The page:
• Mitchell thrived in his first game in place of Garland at point guard, handing out a career-high 13 assists. Mitchell also scored a career-high 71 points last season in a game Garland missed, but the former Jazz star said it’s “damn sure not easier” to play without his usual backcourt mate. “I have to pick up the slack that’s there,” Mitchell said. “When he’s not there, it’s my job to go out there and fill that void. He’s an All-Star guard. We came here and made this for us to be together. It’s definitely not an, ‘Oh, it’s me versus him.’ That’s my brother. That’s my dog. … The only way we make this push is as a group. I can’t do everything. It doesn’t happen with just one of us.”
  • Keith Smith of Spotrac takes a look at some options out there for the Cavaliers if the team decides it wants to add roster reinforcements via free agency or trade. As Smith notes, adding a free agent would push Cleveland’s team salary over the luxury tax line, but if that player receives a non-guaranteed contract and is waived on or before January 7, the club could sneak back out of the tax.

And-Ones: IST, 2024 Draft, Team USA, Trade Candidates

The final of the NBA’s first in-season tournament on Saturday night was the league’s most-watched regular season game (besides Christmas Day games) on any network in nearly six years, according to a press release.

The broadcast of the Lakers‘ victory over the Pacers averaged 4.58 million viewers, peaking at 5.68 viewers. No regular season broadcast has achieved those heights since February of 2018. The audience for Saturday’s final also represented a 64% increase over the average viewership for last season’s prime-time Saturday games on ABC.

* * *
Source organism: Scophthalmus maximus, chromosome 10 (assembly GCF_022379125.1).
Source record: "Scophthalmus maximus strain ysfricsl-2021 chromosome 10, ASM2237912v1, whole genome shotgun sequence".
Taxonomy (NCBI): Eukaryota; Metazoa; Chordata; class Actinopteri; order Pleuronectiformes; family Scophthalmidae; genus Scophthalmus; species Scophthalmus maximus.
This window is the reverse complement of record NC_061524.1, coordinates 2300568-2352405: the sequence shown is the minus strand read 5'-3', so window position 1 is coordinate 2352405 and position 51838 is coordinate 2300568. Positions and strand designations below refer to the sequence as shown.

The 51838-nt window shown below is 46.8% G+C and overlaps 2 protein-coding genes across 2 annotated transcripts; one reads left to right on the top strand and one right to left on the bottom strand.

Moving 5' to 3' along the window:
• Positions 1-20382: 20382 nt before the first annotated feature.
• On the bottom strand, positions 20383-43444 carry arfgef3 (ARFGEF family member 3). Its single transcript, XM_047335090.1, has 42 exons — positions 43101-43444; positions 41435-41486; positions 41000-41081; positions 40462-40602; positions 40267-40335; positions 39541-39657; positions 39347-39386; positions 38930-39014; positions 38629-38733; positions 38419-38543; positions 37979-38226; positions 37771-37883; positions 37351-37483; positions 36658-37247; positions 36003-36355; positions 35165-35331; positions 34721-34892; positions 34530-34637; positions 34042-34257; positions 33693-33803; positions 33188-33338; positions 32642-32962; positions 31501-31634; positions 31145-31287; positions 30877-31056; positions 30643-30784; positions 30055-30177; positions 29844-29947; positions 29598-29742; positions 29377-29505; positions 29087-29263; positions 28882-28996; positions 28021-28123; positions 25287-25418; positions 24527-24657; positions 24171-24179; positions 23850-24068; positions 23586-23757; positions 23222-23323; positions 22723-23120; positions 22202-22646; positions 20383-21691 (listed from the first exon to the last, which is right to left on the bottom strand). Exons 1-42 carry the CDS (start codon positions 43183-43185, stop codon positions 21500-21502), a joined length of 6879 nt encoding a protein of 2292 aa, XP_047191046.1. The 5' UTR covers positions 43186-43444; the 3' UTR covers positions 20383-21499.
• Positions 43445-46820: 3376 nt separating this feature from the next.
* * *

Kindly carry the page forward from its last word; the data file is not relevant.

While it was already a lock that the in-season tournament wouldn’t be a one-off and that we’d see it again next season, those television ratings are more evidence that the event accomplished what the NBA wanted it to.

Here are a few more odds and ends from around the basketball world:

  • In their latest 2024 NBA draft notebook, ESPN’s Jonathan Givony and Jeremy Woo (Insider link) take a closer look at several prospects, considering whether there will be roles in the NBA for traditional big man Zach Edey and defensive specialist Ryan Dunn, examining the rise of Colorado’s Cody Williams to No. 4 on their big board, and evaluating Bronny James‘ USC debut. James already looks like USC’s best defender but is a work in progress offensively, says Givony.
  • The U.S. men’s national team will face South Sudan on July 20 and Germany on July 22 at London’s O2 Arena ahead of the 2024 Olympics in Paris, USA Basketball announced today in a press release. South Sudan’s team earned its first-ever Olympic berth earlier this year, while the Germans won the 2023 World Cup, knocking off Team USA in the semifinals.
  • In the latest HoopsHype podcast, Michael Scotto and Yossi Gozlan identified and discussed several possible trade candidates who will become eligible to be dealt as of December 15, including multiple Lakers, Rockets, and Bulls players. Several of the names on their list – such as D’Angelo Russell, Jock Landale, and Caris LeVert – were ones we singled out in our most recent article for Trade Rumors Front Office subscribers.

Central Notes: Rales, Cavs, LeVert, Wade, Bogdanovic

Businessman Steven Rales is expected to become the minority owner of the Pacers, according to a statement from Pacers Sports and Entertainment chairman and owner Herb Simon (Twitter link).

After considerable discussion, Steven is going to become a minority owner of 20 percent of the franchise pending league approval,” Simon said. “The Simon family is as committed to Indiana today as we have been since we moved here from New York in the 1960s.

A story from The Athletic’s James Boyd provides background on Rales, a 72-year-old founder of Danaher Corporation, a life sciences organization. Rales is a DePauw University graduate and has “strong Indiana connections.”

Simon originally purchased the Pacers for $10.5MM in 1983 alongside his brother, Mel. According to Forbes estimates, the Pacers are now worth $2.9 billion, ranking 27th of 30 NBA teams. Simon will remain the controlling owner and, according to The Athletic, many believe his son Stephen will succeed him in that role in the future.